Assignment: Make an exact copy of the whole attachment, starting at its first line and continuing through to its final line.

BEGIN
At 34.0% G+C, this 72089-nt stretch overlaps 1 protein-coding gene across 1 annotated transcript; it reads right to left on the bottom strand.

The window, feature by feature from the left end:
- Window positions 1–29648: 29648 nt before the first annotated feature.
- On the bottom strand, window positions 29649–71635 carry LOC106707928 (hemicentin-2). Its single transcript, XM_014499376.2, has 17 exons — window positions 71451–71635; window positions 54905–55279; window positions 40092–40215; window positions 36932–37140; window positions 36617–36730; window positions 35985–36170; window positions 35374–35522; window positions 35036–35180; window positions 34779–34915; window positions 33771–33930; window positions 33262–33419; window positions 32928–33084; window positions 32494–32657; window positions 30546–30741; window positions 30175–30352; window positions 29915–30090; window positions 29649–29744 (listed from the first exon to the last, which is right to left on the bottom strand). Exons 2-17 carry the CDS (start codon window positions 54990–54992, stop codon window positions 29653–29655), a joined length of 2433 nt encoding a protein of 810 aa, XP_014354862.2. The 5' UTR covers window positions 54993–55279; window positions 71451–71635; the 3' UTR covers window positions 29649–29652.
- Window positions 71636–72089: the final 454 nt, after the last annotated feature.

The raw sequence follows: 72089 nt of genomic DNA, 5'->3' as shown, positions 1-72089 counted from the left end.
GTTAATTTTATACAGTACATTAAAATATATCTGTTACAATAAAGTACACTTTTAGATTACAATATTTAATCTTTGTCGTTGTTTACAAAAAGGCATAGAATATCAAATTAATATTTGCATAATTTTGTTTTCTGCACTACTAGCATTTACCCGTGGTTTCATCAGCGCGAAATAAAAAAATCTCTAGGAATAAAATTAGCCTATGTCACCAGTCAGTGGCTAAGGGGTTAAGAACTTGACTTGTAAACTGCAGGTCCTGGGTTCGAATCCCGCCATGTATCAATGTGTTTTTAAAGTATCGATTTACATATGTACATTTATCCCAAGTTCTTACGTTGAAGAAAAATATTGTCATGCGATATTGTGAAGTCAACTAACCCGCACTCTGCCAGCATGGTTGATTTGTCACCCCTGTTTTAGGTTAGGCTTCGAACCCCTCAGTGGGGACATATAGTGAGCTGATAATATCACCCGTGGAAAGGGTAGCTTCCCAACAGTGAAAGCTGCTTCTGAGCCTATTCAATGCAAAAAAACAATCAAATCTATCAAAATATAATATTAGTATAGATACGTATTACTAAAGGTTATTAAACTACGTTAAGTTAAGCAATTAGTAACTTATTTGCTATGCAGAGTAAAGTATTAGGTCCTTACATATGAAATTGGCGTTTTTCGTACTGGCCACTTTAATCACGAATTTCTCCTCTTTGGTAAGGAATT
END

At 34.0% G+C, this 72089-nt stretch overlaps 1 protein-coding gene across 1 annotated transcript; it reads right to left on the bottom strand.

The window, feature by feature from the left end:
- Window positions 1–29648: 29648 nt before the first annotated feature.
- On the bottom strand, window positions 29649–71635 carry LOC106707928 (hemicentin-2). Its single transcript, XM_014499376.2, has 17 exons — window positions 71451–71635; window positions 54905–55279; window positions 40092–40215; window positions 36932–37140; window positions 36617–36730; window positions 35985–36170; window positions 35374–35522; window positions 35036–35180; window positions 34779–34915; window positions 33771–33930; window positions 33262–33419; window positions 32928–33084; window positions 32494–32657; window positions 30546–30741; window positions 30175–30352; window positions 29915–30090; window positions 29649–29744 (listed from the first exon to the last, which is right to left on the bottom strand). Exons 2-17 carry the CDS (start codon window positions 54990–54992, stop codon window positions 29653–29655), a joined length of 2433 nt encoding a protein of 810 aa, XP_014354862.2. The 5' UTR covers window positions 54993–55279; window positions 71451–71635; the 3' UTR covers window positions 29649–29652.
- Window positions 71636–72089: the final 454 nt, after the last annotated feature.

The raw sequence follows: 72089 nt of genomic DNA, 5'->3' as shown, positions 1-72089 counted from the left end.
GTTAATTTTATACAGTACATTAAAATATATCTGTTACAATAAAGTACACTTTTAGATTACAATATTTAATCTTTGTCGTTGTTTACAAAAAGGCATAGAATATCAAATTAATATTTGCATAATTTTGTTTTCTGCACTACTAGCATTTACCCGTGGTTTCATCAGCGCGAAATAAAAAAATCTCTAGGAATAAAATTAGCCTATGTCACCAGTCAGTGGCTAAGGGGTTAAGAACTTGACTTGTAAACTGCAGGTCCTGGGTTCGAATCCCGCCATGTATCAATGTGTTTTTAAAGTATCGATTTACATATGTACATTTATCCCAAGTTCTTACGTTGAAGAAAAATATTGTCATGCGATATTGTGAAGTCAACTAACCCGCACTCTGCCAGCATGGTTGATTTGTCACCCCTGTTTTAGGTTAGGCTTCGAACCCCTCAGTGGGGACATATAGTGAGCTGATAATATCACCCGTGGAAAGGGTAGCTTCCCAACAGTGAAAGCTGCTTCTGAGCCTATTCAATGCAAAAAAACAATCAAATCTATCAAAATATAATATTAGTATAGATACGTATTACTAAAGGTTATTAAACTACGTTAAGTTAAGCAATTAGTAACTTATTTGCTATGCAGAGTAAAGTATTAGGTCCTTACATATGAAATTGGCGTTTTTCGTACTGGCCACTTTAATCACGAATTTCTCCTCTTTGGTAAGGAATT